Contentious hard forks are bad for Bitcoin. At the very best, a contentious hard fork will leave people who chose the losing side of the fork feeling disenfranchised. At the very worst, it will make bitcoins permanently lose their value. In between are many possible outcomes, but none of them are good.

The danger of a contentious hard fork is potentially so significant that Bitcoin.org has decided to adopt a new policy:

Bitcoin.org will not promote software or services that will leave the previous consensus because of an intentional and contentious hard fork attempt.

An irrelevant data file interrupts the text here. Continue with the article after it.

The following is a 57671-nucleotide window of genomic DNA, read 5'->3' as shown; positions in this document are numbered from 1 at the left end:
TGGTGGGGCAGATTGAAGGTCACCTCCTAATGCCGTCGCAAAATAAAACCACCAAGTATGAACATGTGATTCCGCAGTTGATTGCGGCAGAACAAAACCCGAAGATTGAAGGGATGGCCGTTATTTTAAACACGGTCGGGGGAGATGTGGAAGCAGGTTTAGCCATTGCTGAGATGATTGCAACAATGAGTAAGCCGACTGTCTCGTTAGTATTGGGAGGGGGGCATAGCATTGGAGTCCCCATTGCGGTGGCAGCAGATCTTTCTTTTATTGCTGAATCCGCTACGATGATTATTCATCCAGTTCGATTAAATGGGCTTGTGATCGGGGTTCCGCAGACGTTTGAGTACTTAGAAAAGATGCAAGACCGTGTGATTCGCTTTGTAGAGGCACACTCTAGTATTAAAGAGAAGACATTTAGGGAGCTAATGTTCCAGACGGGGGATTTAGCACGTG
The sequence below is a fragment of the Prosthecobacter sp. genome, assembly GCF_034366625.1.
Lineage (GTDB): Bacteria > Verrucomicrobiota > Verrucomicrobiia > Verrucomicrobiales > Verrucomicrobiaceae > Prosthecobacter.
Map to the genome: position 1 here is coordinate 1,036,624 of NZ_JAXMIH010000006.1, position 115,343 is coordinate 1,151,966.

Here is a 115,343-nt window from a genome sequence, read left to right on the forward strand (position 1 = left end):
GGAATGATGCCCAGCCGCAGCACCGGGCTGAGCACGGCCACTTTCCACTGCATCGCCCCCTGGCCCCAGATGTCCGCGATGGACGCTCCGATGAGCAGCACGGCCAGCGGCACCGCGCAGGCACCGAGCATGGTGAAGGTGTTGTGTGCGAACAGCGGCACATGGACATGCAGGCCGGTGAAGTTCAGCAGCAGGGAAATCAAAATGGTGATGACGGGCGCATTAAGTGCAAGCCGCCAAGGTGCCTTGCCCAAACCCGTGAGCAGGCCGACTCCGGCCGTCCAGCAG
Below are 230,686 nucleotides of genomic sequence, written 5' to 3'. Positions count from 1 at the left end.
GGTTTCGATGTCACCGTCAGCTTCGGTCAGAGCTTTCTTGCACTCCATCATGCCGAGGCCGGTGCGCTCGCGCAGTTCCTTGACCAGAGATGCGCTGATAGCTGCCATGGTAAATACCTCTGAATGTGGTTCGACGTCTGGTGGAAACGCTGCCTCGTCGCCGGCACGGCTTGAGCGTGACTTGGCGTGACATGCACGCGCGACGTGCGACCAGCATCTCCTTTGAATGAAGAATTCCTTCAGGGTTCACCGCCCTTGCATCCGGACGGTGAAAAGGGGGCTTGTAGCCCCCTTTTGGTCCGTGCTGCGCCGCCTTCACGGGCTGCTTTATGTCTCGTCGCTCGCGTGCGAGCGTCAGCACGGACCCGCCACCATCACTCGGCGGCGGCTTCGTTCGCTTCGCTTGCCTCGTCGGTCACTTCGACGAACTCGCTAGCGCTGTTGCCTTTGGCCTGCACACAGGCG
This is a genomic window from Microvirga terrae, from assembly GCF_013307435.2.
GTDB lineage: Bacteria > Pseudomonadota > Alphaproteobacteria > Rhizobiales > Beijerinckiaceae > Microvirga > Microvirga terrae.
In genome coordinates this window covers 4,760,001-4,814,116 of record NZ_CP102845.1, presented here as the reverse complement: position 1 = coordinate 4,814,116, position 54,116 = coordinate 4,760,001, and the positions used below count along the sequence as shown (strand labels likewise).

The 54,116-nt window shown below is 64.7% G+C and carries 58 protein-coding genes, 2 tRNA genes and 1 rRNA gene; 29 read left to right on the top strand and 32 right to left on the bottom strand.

This policy applies to full node software, such as Bitcoin Core, software forks of Bitcoin Core, and alternative full node implementations.

It also applies to wallets and services that have the ability to detect the contentious hard fork, and which release code or make announcements indicating that they will cease operating on the side of the previous consensus. It does not apply to software that cannot detect the contentious hard fork and which continues doing whatever it would’ve done anyway.

To be clear, we encourage wallet authors and service providers to offer their opinions on hard fork proposals, and we will not penalize anyone for contributing to a discussion. We will only stop promoting particular wallets and services if they plan to move their users onto a contentious hard fork by default.